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Subscribe to this list via RSS Blog posts tagged in symbolism

Posted by on in Culture Blogs
The Devil's Lash

At old style sabbats, they say, the Devil would stand at the edge of the circle and whip up the dancing.

Literally.

(In the mountains back East, where I come from, they say that he'd use rose canes to do this. Yikes.)

One of the few truly effective ritual initiations that I've ever witnessed was priested by one of the local dungeon daddies. Now that scourging really meant something.

Burtrand of Minnesota Church of the Wicca—the grandfather of the local pagan community—used to insist that the scourge is one of the Horned's most important, and least understood, attributes.

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Yellow Brick Road to Awakening Spread - Symbols from the Wizard of Oz

As I mentioned in my post A Halloween Divination Spread:

When it comes to spreads--positions for Tarot/Oracle cards, Runes, charms or other divinatory objects--it's easier than you may think to create custom layouts based on holidays, stories, songs, sacred texts, deities or themes using symbols for positions. 

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Recent Comments - Show all comments
  • Anthony Gresham
    Anthony Gresham says #
    I've read that L. Frank Baum was a theosophist so it's not too surprising that there should be a lot of layered meaning in "The Wi
  • Janet Boyer
    Janet Boyer says #
    Interesting! I didn't know that, Anthony.

Posted by on in SageWoman Blogs

I had mentioned in my last blog post that would be pulling one rune a week to learn more about them.  My first rune was Perthro, Peorth.  A rune of mystery and change.  Which was the perfect rune to begin with, I was starting out learning and studying the mysteries of these runes.  It was a beginning for me, a beginning full of mystery. 

 

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Posted by on in Culture Blogs
The Sign of the Hoof

A mudra that links Star Trek, Orthodox Jewish liturgy, and the god of witches.

Fascinating.

The “Vulcan salute” premiered in 1967 during Star Trek's second season. Series creator Gene Roddenberry felt that the words of the newly-invented Vulcan greeting needed some sort of physical gesture to go with them. Actor Leonard Nimoy held up his hand, palm facing out, thumb extended, fingers divided between the second and third fingers. In that moment, a pop-culture icon was born. Live long and prosper, folks.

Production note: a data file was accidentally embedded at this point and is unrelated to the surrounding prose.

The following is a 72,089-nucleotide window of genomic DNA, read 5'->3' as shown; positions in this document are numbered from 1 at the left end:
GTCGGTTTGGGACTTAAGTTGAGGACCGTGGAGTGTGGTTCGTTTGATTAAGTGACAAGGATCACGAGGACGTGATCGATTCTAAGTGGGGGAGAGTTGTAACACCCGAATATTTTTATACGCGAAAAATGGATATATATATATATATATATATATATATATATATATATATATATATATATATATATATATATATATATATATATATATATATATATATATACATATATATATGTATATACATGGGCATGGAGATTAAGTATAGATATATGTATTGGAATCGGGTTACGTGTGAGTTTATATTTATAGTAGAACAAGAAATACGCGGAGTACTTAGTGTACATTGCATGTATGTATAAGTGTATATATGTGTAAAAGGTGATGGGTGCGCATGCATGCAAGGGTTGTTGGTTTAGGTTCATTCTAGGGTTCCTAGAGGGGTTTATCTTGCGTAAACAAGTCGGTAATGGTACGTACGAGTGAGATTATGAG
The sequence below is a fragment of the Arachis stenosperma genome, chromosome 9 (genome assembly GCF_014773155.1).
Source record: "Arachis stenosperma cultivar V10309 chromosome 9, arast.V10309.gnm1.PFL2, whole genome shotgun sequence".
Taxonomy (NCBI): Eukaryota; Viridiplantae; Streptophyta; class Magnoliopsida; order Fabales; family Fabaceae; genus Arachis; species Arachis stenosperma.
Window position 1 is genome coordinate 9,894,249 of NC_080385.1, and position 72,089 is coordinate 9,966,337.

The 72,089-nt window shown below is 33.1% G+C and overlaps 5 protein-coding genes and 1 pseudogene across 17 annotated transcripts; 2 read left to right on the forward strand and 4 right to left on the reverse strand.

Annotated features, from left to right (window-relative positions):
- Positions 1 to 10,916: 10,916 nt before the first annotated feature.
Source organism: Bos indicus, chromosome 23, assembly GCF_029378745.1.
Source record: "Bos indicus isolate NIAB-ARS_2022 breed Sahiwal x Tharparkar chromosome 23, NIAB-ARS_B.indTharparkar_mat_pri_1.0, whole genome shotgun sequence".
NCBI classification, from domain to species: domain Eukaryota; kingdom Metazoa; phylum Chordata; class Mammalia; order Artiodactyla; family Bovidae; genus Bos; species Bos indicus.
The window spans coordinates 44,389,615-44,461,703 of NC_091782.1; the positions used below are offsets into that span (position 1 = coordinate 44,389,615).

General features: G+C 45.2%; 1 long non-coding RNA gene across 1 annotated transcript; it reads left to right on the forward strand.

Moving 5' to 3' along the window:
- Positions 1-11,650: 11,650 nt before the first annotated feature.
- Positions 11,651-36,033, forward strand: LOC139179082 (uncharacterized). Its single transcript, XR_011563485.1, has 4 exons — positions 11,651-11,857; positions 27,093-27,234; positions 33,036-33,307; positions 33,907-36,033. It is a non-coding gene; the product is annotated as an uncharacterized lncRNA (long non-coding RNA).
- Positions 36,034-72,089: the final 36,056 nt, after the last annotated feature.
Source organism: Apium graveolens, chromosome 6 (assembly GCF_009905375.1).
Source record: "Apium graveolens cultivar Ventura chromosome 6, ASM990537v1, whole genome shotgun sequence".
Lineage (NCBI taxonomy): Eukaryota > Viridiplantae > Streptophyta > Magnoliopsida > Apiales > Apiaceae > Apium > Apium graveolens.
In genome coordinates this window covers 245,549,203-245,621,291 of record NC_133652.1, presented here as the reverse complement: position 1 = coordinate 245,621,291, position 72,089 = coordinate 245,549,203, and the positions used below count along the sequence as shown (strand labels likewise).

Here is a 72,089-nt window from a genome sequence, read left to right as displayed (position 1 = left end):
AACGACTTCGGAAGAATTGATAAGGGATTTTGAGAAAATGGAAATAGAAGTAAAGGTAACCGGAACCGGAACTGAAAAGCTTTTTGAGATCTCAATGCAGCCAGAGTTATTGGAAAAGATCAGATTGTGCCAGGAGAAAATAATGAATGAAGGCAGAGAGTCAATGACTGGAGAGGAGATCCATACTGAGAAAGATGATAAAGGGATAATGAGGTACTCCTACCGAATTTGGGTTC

Nimoy knew the gesture from his childhood. Six times a year in the Orthodox synagogue that his grandfather took him to, the kohanim—men from priestly families—would face the congregation, raise both hands before their faces making the same hand-sign, and pronounce the ancient Threefold Blessing:

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Recent Comments - Show all comments
  • Steven Posch
    Steven Posch says #
    Deus eduxit eum de Aegypto cuius fortitude similis est rincerotis. So, a god whose strength is like unto a rhino's. Well.
  • Steven Posch
    Steven Posch says #
    Yikes. My first thought was, "they must have been working from a different underlying Hebrew text," which, given the difficulties
  • Steven Posch
    Steven Posch says #
    I would agree that your reading makes sense of 24:8 with its singular object, Brian, and would add that some MSS. read motsi'o for
  • Brian Niskala
    Brian Niskala says #
    One thing I find funny is the Septuagint's translation here: ὡς δόξα μονοκέρωτος αὐτῷ, taking the Hebrew's תוֹעֲפֹת רְאֵם as 'glo
  • Brian Niskala
    Brian Niskala says #
    I would question that translation of Number 23:20/24:8. That reading of 'lo' לוֹ as a possessive here doesn't quite work; I read i

Posted by on in Culture Blogs
Baby Jesus, Baby New Year, Baby Cupid

 

The year ends with a baby.

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For those who may not have heard, a ceremonial guard on duty at the Canadian National War Memorial on Parliament Hill was shot and killed this past week.  The shooter claimed to be a Muslim and in support of ISIL, but there is no evidence he was working with any sort of organized group, and it seems as though he was mentally ill.

As a symbol, he could not have chosen a better target.  It was our National War Memorial.  The ceremonial guard was a young man who didn't even have any bullets in the gun he was armed with.  His companion tried to chase the culprit down.

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Posted by on in Culture Blogs

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I live in an area where the winters are long. And cold.  And snowy.  Sometimes it seems like spring will never come again.  So 5 years ago I started making corn dollies out of corn husks and cotton embroidery floss, cotton twine or jute twine.  But these were not just ANY sort of corn dollies, these are SPRING corn dollies.  

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